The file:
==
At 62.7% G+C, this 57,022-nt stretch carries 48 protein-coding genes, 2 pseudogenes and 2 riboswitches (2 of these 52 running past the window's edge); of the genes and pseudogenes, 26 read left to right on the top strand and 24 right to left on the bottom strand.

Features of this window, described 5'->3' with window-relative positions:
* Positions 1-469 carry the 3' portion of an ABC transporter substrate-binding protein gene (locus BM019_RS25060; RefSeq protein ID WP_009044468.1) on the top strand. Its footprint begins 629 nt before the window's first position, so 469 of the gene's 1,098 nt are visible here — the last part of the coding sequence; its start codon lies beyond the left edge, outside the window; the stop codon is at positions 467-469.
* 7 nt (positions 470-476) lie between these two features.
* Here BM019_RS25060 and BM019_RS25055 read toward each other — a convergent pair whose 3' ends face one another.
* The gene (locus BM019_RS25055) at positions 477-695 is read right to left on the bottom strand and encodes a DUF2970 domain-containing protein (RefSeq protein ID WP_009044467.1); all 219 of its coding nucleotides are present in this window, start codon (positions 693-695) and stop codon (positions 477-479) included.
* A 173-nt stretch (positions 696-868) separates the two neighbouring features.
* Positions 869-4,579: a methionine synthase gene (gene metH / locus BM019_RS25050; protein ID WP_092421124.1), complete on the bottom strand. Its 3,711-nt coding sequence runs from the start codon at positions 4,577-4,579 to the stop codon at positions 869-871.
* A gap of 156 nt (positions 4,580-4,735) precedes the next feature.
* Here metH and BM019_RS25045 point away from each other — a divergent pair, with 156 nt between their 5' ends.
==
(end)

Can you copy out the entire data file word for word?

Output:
At 62.7% G+C, this 57,022-nt stretch carries 48 protein-coding genes, 2 pseudogenes and 2 riboswitches (2 of these 52 running past the window's edge); of the genes and pseudogenes, 26 read left to right on the top strand and 24 right to left on the bottom strand.

Features of this window, described 5'->3' with window-relative positions:
* Positions 1-469 carry the 3' portion of an ABC transporter substrate-binding protein gene (locus BM019_RS25060; RefSeq protein ID WP_009044468.1) on the top strand. Its footprint begins 629 nt before the window's first position, so 469 of the gene's 1,098 nt are visible here — the last part of the coding sequence; its start codon lies beyond the left edge, outside the window; the stop codon is at positions 467-469.
* 7 nt (positions 470-476) lie between these two features.
* Here BM019_RS25060 and BM019_RS25055 read toward each other — a convergent pair whose 3' ends face one another.
* The gene (locus BM019_RS25055) at positions 477-695 is read right to left on the bottom strand and encodes a DUF2970 domain-containing protein (RefSeq protein ID WP_009044467.1); all 219 of its coding nucleotides are present in this window, start codon (positions 693-695) and stop codon (positions 477-479) included.
* A 173-nt stretch (positions 696-868) separates the two neighbouring features.
* Positions 869-4,579: a methionine synthase gene (gene metH / locus BM019_RS25050; protein ID WP_092421124.1), complete on the bottom strand. Its 3,711-nt coding sequence runs from the start codon at positions 4,577-4,579 to the stop codon at positions 869-871.
* A gap of 156 nt (positions 4,580-4,735) precedes the next feature.
* Here metH and BM019_RS25045 point away from each other — a divergent pair, with 156 nt between their 5' ends.